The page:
In ecstasy she did receive them,
Even told her sisters fair.
And no one questioned St. Teresa,
No one told her, to herself
To keep the details of her wet dream.
Now it’s part of Western Culture,
Like the Treaty of Versailles,
Or Shakespeare’s plays.

Normanology, Part Five

Norman liked roller-coasters. Did I say liked? He loved roller-coasters, beyond loved, he was obsessed. Roller-coasters were a fixation, an addiction, he was compelled to repeat the experience. In winter he’d work two jobs so that he could take the entire “season” off, traveling around the country to ride the biggest, fastest roller-coasters in America, especially the old style wooden roller-coasters.

He wrote reviews, essays and historical pieces for the ‘coaster magazines, he’d been to college, he could write, and yes, there is a vital subculture of roller-coaster fanatics. He didn’t care for modern amusement parks, Disneyland was interesting but not his style. He loved the atmosphere of old school amusement parks, the carnies, the gaudy signage, the weight-guessers, the junk food, the excited laughter of children, and all of the rides, the whole disreputable outsider-ness of it.

He would spend the majority of the day repeatedly riding the roller-coaster, making notes in between, resting in the shade planning the road trip to the next park, the next ‘coaster. I couldn’t understand it myself, and Norman couldn’t understand my aversion to it. To me amusement parks are as though someone had my arm twisted up behind my back and was forcing hilarity on me. For me it was like watching gamblers in Vegas, I could see only sadness; for Norman it was heaven.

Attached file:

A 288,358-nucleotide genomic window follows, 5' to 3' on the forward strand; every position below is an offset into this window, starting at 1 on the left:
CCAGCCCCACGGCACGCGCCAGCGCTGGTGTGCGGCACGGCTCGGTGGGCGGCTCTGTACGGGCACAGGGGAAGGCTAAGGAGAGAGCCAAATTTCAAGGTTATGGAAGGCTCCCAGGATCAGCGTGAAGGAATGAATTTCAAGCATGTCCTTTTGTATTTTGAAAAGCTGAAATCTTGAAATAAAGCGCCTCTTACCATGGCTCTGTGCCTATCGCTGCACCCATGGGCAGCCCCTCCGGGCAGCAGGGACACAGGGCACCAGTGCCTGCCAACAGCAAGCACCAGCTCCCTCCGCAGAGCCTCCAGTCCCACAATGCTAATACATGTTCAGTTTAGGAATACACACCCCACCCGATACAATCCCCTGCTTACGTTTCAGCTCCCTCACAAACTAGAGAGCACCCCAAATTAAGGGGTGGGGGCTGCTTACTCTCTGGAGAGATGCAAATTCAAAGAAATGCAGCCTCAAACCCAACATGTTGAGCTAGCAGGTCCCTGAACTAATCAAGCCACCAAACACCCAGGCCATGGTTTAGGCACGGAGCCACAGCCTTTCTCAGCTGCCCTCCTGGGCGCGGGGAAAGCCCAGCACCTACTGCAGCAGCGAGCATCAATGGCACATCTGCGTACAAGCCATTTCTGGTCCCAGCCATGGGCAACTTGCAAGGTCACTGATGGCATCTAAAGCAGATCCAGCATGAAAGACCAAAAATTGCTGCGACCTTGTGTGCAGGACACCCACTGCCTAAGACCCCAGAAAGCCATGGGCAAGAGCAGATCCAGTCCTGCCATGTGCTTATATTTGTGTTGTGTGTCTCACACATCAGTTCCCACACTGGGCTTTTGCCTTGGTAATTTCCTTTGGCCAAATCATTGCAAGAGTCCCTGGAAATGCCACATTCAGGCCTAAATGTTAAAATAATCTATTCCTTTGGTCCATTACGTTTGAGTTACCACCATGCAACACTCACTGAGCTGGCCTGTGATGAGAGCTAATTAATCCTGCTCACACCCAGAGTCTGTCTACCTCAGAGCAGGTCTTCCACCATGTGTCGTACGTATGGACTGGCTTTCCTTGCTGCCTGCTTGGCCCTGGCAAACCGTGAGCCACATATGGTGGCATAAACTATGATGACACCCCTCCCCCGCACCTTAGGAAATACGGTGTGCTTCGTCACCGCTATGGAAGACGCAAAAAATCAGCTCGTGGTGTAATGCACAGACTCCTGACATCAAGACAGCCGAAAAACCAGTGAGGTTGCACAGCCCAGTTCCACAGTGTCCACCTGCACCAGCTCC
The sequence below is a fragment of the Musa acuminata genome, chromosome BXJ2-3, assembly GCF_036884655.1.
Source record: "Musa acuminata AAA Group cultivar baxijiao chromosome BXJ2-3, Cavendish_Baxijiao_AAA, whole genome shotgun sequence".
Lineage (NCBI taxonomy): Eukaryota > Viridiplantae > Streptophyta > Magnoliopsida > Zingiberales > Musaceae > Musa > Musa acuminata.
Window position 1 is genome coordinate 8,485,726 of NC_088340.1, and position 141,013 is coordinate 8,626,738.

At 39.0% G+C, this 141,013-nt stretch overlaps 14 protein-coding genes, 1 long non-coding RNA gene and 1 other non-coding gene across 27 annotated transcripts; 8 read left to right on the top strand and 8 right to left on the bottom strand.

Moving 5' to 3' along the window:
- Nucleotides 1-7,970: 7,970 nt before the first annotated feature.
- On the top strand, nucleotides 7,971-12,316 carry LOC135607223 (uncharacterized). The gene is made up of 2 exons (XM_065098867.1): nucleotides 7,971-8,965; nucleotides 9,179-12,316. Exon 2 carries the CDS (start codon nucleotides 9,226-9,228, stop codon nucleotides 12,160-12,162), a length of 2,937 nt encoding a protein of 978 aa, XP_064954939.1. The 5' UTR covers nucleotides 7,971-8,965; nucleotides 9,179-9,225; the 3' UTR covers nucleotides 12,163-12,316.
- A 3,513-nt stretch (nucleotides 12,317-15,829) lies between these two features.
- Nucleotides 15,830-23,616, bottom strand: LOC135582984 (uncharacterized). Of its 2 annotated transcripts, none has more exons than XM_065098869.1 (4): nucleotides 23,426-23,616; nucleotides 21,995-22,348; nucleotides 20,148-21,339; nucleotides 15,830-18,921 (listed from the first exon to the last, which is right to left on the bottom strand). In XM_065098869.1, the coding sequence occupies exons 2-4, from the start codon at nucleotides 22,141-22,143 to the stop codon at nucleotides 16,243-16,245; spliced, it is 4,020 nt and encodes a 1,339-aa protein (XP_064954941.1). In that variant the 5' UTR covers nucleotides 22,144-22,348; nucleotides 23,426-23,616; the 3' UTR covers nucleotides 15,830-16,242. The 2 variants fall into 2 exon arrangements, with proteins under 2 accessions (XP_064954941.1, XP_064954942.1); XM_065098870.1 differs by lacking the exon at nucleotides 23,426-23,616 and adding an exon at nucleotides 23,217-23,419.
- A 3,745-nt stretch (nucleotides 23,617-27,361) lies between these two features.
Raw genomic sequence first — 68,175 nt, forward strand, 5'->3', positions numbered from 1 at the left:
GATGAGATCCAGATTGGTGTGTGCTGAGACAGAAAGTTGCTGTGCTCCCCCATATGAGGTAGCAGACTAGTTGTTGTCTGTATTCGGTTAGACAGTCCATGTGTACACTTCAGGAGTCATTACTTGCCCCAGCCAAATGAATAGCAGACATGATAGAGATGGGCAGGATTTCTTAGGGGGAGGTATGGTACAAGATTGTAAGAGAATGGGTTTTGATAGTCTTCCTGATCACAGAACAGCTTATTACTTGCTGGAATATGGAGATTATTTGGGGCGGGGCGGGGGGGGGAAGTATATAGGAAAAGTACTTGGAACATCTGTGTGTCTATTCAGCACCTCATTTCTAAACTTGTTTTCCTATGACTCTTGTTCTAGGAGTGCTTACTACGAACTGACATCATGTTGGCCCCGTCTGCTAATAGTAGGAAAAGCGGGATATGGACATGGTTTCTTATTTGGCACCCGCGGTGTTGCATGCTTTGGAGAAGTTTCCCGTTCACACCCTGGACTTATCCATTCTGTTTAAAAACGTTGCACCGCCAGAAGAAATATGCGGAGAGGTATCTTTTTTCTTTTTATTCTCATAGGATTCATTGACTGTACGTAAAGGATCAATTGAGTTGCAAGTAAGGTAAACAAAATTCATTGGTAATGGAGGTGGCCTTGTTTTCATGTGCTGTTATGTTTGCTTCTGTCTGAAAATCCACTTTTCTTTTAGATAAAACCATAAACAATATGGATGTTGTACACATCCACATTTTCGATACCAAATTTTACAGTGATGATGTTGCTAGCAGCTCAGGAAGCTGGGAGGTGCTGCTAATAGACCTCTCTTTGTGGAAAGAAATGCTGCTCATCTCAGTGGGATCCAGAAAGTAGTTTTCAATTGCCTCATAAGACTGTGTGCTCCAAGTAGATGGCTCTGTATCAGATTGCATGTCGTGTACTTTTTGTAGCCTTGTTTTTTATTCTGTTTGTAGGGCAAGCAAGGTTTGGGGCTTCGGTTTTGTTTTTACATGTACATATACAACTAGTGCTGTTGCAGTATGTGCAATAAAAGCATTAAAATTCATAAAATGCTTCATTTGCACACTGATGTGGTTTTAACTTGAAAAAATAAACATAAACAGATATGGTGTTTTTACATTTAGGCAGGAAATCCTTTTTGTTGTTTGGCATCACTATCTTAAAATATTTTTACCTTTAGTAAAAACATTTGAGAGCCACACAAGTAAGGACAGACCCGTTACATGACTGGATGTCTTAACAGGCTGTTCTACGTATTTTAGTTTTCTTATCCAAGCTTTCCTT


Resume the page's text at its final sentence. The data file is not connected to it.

It was as though he came alive in the milieu of amusement parks, quite literally, since his typical visage, between his natural aspect and the constant self-sedation, was as one near death, or recently brought back from death. I cannot imagine that there is another like him, nor ever has been, not in the details, and probably not in the sharp contrasts presented by his many facets, some admirable in the extreme and almost saintly, some that society considers unseemly, pathological, illegal, or even disgusting.

Dangerous Factions

I wish I’d written this:

When up a dangerous faction starts,
With wrath and vengeance in their hearts;
By solemn League and Cov'nant bound,
To ruin, slaughter, and confound;
To turn religion to a fable,
And make the government a Babel;
Pervert the law, disgrace the gown,
Corrupt the senate, rob the crown;
To sacrifice [our country’s] glory,
And make her infamous in story:
When such a tempest shook the land,
How could unguarded Virtue stand?

From “Verses on the Death of Dr. Swift,” Jonathan Swift, 1700 something.

Could anyone better describe the desperate plight of today’s politics?

Everything old is new again, and there is nothing new in the wreckers and greed-mongers who these days fill their sleek pelted pockets with booty paid for with the blood of other peoples children.

Some ages in their peril were blessed with such as Dr. Swift, the Dean; others and ours sadly included are left with weak heroes, meager defenses and a general failure of courage to oppose the strong.

Me? No sir, I’ll step not forward, that cup passes from me effortlessly, I have neither the courage nor the skill to fight the power that ruins us.